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After a long 8 hour drive yesterday we arrived in Bahia de Caraquez, a small coastal town on the Santa Elena Peninsula. The new roads through Ecuador are great; wide and smoothly paved, though still mostly unpainted and with no road signs anywhere, so you have no idea where you’re going unless you stop to ask.

We were kindly put up at a small apartment belonging to the parents of my sister-in-law. My in-laws were also along for the trip so of course we had some meals  together. As it is everywhere I’ve gone in Ecuador, the frying pans were not much more than toys-thin, wimpy things that heat up too much and burn everything. There was no large pan to slowly roast the bacon in the oven, so I took the biggest pan I could find, put it on the tiniest burner at the lowest heat, and moved it around as necessary and took all the time I needed (which was bout 20 minutes) to cook all the bacon. In the same pan I then added the scrambled eggs once the bacon was done and cooked those two. My SIL watched and said the eggs looked weird; I basically ignored her remark because when you add ten eggs to a large, crappy pan without enough heat, they’re going to take forever to cook-like they did-and of course they’re not going to cook up fast like they would have in a proper pan. Anyway, I pulled it all off and was glad to have had the distraction of cooking.

After breakfast we decided to head north, up towards a little beach town called Canoa, about twenty minutes from Bahia. The current government has constructed Ecuador’s longest bridge across the inlet, whereas you used to have to cross by barge with your vehicle. bridge bahia san vicente Even I hadn’t been back in 17 years, Bahia doesn’t seem to have changed a whole lot with the exception of this bridge. Canoa was a little better than it used to be; some of the roads are now paved, but it’s still a dusty beach spot with a bunch of crappy restaurants, some gringo backpacker type lodging, and a long wide beach with usually blown out surf. We decided not to stay very long and headed to the next town north-Jama.

Fortunately, the one thing Ecuador’s current president has done is build new roads and while they’re not all finished yet, travel is pretty good. It’s typical here that when you ask someone directions or how much further somewhere is, they’re likely to give you an answer-whether it’s correct or not is up for debate. Jama was supposed to be “another 15 minutes” north but it turned out to be more like 30. We finally got there-another extremely sleepy beach town.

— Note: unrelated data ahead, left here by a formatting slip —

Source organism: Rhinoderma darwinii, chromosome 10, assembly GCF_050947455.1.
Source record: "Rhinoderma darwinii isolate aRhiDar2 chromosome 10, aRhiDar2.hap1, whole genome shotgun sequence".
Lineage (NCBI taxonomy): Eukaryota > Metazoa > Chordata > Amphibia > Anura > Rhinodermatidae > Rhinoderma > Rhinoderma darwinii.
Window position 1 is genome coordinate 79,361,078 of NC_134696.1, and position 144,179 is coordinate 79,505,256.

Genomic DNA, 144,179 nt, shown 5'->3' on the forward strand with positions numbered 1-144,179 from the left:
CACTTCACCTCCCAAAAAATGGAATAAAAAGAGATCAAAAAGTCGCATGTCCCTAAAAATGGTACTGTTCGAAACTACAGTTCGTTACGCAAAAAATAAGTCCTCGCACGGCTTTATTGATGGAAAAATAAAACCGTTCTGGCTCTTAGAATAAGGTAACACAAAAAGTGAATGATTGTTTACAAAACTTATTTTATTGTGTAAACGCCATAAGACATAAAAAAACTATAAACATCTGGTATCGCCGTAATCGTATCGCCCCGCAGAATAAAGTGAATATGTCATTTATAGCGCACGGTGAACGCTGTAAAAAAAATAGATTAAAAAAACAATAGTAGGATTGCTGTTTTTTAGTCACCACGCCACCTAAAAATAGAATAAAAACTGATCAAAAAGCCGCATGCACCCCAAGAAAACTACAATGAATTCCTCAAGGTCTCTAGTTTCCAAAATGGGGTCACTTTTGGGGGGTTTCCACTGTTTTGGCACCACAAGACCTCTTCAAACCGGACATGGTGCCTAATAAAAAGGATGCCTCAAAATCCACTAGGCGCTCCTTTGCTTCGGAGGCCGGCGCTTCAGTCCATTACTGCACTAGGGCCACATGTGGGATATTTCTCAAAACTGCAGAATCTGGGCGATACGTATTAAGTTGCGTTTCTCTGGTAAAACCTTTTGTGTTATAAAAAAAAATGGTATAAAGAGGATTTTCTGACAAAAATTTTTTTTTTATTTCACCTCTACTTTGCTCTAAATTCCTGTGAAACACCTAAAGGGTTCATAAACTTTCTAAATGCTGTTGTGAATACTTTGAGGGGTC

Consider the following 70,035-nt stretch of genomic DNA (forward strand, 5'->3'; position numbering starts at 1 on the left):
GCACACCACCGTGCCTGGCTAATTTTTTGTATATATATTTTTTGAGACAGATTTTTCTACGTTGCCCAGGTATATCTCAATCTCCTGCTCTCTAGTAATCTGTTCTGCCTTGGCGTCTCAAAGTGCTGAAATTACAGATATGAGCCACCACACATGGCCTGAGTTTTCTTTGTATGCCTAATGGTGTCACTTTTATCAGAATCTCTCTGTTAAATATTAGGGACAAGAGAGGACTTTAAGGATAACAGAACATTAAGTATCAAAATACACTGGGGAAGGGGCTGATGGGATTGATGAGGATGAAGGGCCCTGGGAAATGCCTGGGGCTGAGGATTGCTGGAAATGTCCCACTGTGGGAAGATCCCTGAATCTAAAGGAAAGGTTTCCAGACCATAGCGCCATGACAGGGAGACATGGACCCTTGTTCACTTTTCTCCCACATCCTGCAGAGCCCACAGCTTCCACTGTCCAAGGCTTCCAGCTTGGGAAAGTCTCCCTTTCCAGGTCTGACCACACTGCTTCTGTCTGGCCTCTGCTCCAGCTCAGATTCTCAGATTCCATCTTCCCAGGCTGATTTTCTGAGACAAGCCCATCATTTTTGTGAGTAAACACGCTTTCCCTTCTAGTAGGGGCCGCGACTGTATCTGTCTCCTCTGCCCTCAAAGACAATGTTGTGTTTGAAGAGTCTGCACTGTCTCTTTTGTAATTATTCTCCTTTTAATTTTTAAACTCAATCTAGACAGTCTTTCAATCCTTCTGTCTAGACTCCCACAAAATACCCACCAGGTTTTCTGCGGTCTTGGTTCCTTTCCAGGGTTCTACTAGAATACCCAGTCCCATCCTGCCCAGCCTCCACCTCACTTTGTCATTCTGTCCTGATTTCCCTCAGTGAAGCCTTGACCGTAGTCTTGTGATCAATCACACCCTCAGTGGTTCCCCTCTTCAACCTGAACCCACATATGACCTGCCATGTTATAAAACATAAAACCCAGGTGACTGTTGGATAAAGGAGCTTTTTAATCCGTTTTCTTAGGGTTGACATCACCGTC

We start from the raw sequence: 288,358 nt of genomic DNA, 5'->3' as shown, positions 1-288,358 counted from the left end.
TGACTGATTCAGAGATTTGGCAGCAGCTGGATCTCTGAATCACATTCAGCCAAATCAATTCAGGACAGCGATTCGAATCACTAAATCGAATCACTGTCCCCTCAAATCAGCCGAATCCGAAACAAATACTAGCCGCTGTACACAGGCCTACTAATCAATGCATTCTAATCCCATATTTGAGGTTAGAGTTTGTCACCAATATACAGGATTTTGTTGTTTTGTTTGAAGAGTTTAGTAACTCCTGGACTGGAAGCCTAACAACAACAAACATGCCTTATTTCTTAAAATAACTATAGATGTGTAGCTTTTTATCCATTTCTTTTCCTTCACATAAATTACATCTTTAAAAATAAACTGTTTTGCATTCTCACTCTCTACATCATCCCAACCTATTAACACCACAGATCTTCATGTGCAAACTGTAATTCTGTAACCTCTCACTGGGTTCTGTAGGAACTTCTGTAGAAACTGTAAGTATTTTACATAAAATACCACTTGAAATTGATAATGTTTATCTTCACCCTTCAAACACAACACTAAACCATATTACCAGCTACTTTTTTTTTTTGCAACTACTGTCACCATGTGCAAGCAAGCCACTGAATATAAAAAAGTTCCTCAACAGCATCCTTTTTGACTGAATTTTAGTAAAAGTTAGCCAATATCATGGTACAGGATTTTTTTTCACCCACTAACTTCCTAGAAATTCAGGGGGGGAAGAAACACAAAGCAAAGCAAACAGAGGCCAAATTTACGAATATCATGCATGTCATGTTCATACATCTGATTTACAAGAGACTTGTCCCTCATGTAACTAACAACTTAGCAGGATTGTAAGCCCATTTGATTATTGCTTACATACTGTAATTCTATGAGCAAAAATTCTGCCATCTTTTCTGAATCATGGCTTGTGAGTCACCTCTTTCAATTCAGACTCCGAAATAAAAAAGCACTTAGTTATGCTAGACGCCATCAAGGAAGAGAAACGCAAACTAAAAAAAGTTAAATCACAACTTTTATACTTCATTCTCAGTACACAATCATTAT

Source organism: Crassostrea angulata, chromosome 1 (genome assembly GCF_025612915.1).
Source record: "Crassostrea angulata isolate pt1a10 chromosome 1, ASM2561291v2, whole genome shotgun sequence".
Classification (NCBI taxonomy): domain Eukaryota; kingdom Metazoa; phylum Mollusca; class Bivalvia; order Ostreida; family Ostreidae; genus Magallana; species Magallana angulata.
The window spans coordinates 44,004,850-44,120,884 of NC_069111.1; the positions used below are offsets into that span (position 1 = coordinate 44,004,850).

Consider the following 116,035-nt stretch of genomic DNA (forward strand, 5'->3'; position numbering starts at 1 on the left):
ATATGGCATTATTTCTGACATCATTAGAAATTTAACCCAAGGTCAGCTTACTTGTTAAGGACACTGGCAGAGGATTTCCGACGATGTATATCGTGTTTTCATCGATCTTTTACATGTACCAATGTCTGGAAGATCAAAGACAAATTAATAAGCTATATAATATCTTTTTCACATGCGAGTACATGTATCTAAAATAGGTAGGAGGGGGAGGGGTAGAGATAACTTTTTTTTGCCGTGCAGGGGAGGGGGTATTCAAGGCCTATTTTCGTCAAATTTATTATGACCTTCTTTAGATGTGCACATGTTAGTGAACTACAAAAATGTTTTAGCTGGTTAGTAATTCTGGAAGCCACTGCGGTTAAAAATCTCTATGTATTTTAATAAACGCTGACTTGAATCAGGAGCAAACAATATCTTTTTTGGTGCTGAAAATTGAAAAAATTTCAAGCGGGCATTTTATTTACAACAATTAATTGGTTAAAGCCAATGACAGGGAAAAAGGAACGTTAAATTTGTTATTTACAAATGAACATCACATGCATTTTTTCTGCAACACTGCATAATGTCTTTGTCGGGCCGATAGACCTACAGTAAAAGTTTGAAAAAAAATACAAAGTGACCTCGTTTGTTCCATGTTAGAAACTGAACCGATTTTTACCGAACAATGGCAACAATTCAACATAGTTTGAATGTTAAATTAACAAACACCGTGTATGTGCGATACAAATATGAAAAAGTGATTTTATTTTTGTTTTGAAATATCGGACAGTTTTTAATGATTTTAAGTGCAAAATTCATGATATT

It’s actually one of those spots in Ecuador that neither tourism nor progress seems to have actually touched yet; several dozen fishing boats lined up on the beach, with weatherbeaten fishermen mending their amazingly handmade nets under palm-thatched huts along the beach. The approach is through a bunch of shrimp ponds, and since shrimp farming is a lucrative business, there had to be money somewhere. Actually, along the beach there were a couple of very nice houses with laboratories, probably for shrimp larvae cultivation, alongside them.

A nice stiff breeze was blowing, and the ocean is a large green blue bay that curves for miles. Not a wave in sight. My Son Sebastian and I frolicked in the water a while, I flew my kite a few minutes, then swam some more. The others walked along the beach or sat on the sand. We stayed no more than an hour.

We headed back to Bahia. We finally stopped for lunch in what looked like a nice hotel, but the food did not measure up to the appearance of the hotel. Didn’t really surpass mediocre. Sebastian was hungry and furious and finally calmed down after getting some food in him; but even he commented that it tasted “weird.” So it is having kids with a gourmet palate. The next days adventures were a bit more scenic, so look for photos in tomorrow’s post!

  • Rob

    I love sleepy Jama. very safe there as they are all primos cousins. The Santa Elena Peninsula is further south (Salinas) not near Bahia.

Welcome to Destination Ecuador!

Welcome to Destination Ecuador! My family and I have been living in Ecuador for the last four and a half years. We’ve dealt with the worst kinds of red-tape, searched out or ended up making hard-to-find ingredients ourselves, imported equipment for making chocolate confections, learned the import-export business...Continue >>


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